But don’t forget…

No organization will be adequately trauma-informed without caring also for staff members. It is tempting to put all the focus on how we care for our target population and completely forget about the staff who are doing the work of trauma-recovery. We can neglect their self-care, neglect the reality of secondary trauma. Most who are attracted to trauma healing (or as we said yesterday, those who get bit by the bug) are likely to neglect their  own emotional and physical health for the sake of helping others.

So, ask a few questions:

  1. Are your trauma healing specialists given voice for how to serve others, in building strategic plans?
  2. Are their ample opportunity for staff to voice concerns and complaints from staff policies to implementation? Can they evaluate their superiors in appropriate ways?
  3. What organic self-care opportunities are built into the organization?
  4. If a staff member begins to show signs of their own trauma, will they be cared for or will they be seen as weak and suspect? Is help only provided after the fact or as a prevention strategy?
  5. What opportunities for continuing education and mentoring exist?
  6. When was the last time you surveyed emotional, relational, spiritual safety within your organization?

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Filed under mental health, Post-Traumatic Stress Disorder, trauma, Uncategorized

4 Reasons I Promote Scripture-Based Trauma Healing


[Note: broken link fixed. If anyone is interested in taking this course with me this summer, see here.]

As a psychologist I have had a front row seat to observe the destruction that traumatic experiences have on individuals and families. And as a professor training future counselors I see the necessity of passing on best practices for treating those with symptoms of posttraumatic stress disorder (PTSD). New understandings of trauma’s impact on bodies, minds, souls, and relationships appear on the pages of our academic and clinical journals. As a result, I read daily about innovative attempts to hasten trauma recovery for individuals and even whole communities.

With a world filled with trauma, it is clear to me we need an army of psychologists and mental health practitioners. How else could we address problems faced by 60 million displaced peoples in the world at present? How else could we address the scourge of sexual abuse, where worldwide 1:4 women and 1:6 men have experienced sexual violation before they reach the age of 18?

So, given the needs I have just mentioned, why would I spend considerable time and effort to promote a bible-based trauma healing training program? Let me tell you four key reasons I think this program is essential to address the world-wide problem of trauma. [Note, this is NOT a paid advertisement.]

Trauma disrupts faith and identity. The church must be at the center of the response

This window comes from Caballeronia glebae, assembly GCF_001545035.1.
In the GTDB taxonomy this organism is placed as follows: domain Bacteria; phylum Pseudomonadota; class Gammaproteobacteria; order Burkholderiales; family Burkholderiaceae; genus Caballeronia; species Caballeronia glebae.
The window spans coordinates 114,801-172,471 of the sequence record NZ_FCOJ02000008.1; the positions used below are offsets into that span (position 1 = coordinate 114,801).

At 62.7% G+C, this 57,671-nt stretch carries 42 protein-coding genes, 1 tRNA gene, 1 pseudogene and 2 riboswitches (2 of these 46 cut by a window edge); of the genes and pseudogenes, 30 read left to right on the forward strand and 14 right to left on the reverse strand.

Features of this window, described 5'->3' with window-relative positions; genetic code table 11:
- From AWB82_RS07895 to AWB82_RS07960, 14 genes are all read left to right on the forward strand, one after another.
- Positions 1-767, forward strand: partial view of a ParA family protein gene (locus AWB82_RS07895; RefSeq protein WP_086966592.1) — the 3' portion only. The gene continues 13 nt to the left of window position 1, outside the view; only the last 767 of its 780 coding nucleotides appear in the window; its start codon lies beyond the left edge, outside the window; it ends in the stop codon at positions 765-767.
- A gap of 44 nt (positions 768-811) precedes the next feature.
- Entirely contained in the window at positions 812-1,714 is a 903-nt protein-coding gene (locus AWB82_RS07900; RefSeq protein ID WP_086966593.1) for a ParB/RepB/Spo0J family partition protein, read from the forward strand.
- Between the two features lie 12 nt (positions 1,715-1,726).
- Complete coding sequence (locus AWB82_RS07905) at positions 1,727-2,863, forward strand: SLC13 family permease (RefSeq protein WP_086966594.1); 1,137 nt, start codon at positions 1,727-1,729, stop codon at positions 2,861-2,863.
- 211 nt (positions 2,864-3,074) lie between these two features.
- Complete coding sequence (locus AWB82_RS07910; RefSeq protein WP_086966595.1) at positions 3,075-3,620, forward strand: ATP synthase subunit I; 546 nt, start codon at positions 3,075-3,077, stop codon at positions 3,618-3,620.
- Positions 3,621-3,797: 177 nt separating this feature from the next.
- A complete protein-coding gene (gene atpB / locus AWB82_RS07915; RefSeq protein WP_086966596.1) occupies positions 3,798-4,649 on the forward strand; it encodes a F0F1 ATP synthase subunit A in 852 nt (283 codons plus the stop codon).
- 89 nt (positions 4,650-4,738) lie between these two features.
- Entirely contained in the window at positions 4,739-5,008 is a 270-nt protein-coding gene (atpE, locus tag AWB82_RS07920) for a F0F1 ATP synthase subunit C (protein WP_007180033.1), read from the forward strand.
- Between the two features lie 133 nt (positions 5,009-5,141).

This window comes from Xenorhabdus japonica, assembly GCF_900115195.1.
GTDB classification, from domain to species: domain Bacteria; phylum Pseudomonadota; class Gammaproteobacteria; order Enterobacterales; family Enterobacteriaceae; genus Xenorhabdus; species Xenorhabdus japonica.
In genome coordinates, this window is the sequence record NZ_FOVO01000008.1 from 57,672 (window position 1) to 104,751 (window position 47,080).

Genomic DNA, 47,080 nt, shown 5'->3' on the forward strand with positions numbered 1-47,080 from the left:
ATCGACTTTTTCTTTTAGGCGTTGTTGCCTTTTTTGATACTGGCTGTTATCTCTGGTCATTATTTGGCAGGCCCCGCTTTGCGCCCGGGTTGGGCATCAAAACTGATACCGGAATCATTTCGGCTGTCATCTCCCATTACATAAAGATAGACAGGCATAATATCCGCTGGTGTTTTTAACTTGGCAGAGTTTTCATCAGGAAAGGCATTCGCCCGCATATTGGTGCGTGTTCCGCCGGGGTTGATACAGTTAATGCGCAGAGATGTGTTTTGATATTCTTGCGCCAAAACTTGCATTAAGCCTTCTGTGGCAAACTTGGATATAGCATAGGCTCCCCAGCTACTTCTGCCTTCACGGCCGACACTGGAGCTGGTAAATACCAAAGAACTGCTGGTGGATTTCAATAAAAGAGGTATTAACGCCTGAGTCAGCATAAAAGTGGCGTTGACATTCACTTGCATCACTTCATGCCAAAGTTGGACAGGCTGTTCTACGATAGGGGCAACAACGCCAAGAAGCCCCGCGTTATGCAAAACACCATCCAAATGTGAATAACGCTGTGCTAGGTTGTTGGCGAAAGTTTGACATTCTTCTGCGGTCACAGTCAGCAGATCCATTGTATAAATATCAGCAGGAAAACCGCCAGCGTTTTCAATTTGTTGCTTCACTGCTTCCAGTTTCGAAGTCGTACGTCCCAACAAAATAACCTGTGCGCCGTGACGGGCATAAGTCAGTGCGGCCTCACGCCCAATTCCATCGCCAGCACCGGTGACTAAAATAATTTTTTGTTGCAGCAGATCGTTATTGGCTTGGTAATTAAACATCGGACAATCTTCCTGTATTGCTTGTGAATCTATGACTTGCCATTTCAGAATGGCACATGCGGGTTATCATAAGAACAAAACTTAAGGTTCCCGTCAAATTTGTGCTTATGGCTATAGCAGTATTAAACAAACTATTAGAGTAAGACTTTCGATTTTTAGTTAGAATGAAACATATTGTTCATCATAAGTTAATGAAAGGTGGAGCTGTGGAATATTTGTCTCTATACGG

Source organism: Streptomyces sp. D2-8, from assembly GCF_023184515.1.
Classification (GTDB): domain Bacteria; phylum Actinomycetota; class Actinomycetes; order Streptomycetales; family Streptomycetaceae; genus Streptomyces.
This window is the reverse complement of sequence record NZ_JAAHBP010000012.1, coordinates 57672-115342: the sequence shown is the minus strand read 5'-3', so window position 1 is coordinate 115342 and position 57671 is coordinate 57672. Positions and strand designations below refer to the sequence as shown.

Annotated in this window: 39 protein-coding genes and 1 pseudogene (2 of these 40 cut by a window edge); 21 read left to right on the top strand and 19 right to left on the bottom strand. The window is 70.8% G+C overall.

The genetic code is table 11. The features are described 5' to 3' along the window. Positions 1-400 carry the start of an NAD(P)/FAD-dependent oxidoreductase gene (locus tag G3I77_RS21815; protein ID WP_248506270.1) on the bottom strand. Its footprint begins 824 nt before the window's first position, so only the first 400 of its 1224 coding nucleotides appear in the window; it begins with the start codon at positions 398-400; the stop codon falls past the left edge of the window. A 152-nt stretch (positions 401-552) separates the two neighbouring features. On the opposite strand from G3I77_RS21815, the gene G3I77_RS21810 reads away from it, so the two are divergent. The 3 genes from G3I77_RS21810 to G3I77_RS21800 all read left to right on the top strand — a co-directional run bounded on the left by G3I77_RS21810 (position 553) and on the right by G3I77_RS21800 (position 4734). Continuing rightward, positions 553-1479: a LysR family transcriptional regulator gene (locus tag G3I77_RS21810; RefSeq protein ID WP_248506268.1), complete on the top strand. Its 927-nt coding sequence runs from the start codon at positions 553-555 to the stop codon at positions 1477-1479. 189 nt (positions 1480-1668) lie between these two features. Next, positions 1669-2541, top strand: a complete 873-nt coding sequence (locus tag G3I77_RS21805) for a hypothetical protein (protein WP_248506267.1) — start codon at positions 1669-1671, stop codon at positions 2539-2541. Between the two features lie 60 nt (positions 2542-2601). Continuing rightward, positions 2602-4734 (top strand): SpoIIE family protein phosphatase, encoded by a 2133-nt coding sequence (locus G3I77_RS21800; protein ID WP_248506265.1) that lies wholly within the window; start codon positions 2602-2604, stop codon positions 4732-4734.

While many practitioners recognize the physical and psychological symptoms of PTSD, fewer have noticed that trauma disrupts and disables faith and connection to faith practices. Just now the scientific community is beginning to track this problem and acknowledge the role faith plays in the recovery process. Some are brave enough to suggest that failing to utilize faith practices and communities in the recovery process is tantamount to unethical practice! But most mental health practitioners have had zero training and experience engaging faith questions as part of treatment. The field of psychology is waking up from more than 100 years of training practitioners to ignore, even reject, faith as essential to healthy personhood. If faith is essential to most people on the planet then any intervention must engage faith and spiritual practices if it is going to consider the whole person.

Dr. Diane Langberg recently reminded a world gathering of national Bible Society leaders that trauma needs in the world are far too large for any government to handle. The only “organization” in the world situated to respond to at both a micro and a macro level is the Church. But is the church prepared? We need the church willing to understand the nature of trauma and participate in supporting faith and Bible-based healing responses. These responses include practices the church has not always been known for: validating, supporting and comforting victims, speaking up about injustice, inviting individual and corporate lament, re-connecting oppressed people to God. We need the church to be a safe community for victims.

The Healing the Wounds of Trauma (HWT) program fills this void. It offers basic trauma education, illustrates how God responds to traumatized peoples and provides simple yet effective care responses average believers can enact without being professional caregivers.HWT_USA_2014

While I believe we psychologists with specialized skill sets are essential to trauma recovery, much of what we do can be done by every day individuals. I tell my students that most of counseling is not rocket-science. Being present, listening well, building trust, validating, asking good questions, and walking with someone in pain is largely what helps counselees get better. With a little training, the church can be at the forefront of the trauma healing.

But we need an army…of capable trainers who reproduce